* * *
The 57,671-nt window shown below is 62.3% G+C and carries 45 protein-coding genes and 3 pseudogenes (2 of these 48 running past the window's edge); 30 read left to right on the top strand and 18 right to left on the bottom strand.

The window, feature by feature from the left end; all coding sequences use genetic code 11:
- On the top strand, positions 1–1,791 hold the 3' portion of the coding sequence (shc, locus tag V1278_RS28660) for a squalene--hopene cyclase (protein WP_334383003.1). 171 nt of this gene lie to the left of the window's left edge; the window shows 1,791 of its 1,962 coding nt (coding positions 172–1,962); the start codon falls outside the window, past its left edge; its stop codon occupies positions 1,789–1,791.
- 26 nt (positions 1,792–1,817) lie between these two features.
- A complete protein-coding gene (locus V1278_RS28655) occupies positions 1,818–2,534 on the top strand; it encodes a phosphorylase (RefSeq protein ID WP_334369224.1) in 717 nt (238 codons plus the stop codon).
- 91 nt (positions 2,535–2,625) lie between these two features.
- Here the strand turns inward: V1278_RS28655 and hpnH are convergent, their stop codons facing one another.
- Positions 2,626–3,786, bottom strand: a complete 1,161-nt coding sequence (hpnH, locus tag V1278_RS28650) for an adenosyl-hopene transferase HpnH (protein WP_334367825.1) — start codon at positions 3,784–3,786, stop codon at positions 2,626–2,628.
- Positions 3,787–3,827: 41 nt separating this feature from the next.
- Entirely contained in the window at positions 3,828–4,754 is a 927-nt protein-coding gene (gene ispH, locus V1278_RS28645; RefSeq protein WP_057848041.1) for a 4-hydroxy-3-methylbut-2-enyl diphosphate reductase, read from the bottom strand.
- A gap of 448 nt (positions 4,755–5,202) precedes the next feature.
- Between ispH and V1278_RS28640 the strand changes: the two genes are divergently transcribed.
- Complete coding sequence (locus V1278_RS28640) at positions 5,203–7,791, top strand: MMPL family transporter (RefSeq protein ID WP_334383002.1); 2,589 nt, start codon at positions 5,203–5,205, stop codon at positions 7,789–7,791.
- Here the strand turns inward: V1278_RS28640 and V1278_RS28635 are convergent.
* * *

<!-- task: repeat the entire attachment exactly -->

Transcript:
The 57,671-nt window shown below is 62.3% G+C and carries 45 protein-coding genes and 3 pseudogenes (2 of these 48 running past the window's edge); 30 read left to right on the top strand and 18 right to left on the bottom strand.

The window, feature by feature from the left end; all coding sequences use genetic code 11:
- On the top strand, positions 1–1,791 hold the 3' portion of the coding sequence (shc, locus tag V1278_RS28660) for a squalene--hopene cyclase (protein WP_334383003.1). 171 nt of this gene lie to the left of the window's left edge; the window shows 1,791 of its 1,962 coding nt (coding positions 172–1,962); the start codon falls outside the window, past its left edge; its stop codon occupies positions 1,789–1,791.
- 26 nt (positions 1,792–1,817) lie between these two features.
- A complete protein-coding gene (locus V1278_RS28655) occupies positions 1,818–2,534 on the top strand; it encodes a phosphorylase (RefSeq protein ID WP_334369224.1) in 717 nt (238 codons plus the stop codon).
- 91 nt (positions 2,535–2,625) lie between these two features.
- Here the strand turns inward: V1278_RS28655 and hpnH are convergent, their stop codons facing one another.
- Positions 2,626–3,786, bottom strand: a complete 1,161-nt coding sequence (hpnH, locus tag V1278_RS28650) for an adenosyl-hopene transferase HpnH (protein WP_334367825.1) — start codon at positions 3,784–3,786, stop codon at positions 2,626–2,628.
- Positions 3,787–3,827: 41 nt separating this feature from the next.
- Entirely contained in the window at positions 3,828–4,754 is a 927-nt protein-coding gene (gene ispH, locus V1278_RS28645; RefSeq protein WP_057848041.1) for a 4-hydroxy-3-methylbut-2-enyl diphosphate reductase, read from the bottom strand.
- A gap of 448 nt (positions 4,755–5,202) precedes the next feature.
- Between ispH and V1278_RS28640 the strand changes: the two genes are divergently transcribed.
- Complete coding sequence (locus V1278_RS28640) at positions 5,203–7,791, top strand: MMPL family transporter (RefSeq protein ID WP_334383002.1); 2,589 nt, start codon at positions 5,203–5,205, stop codon at positions 7,789–7,791.
- Here the strand turns inward: V1278_RS28640 and V1278_RS28635 are convergent.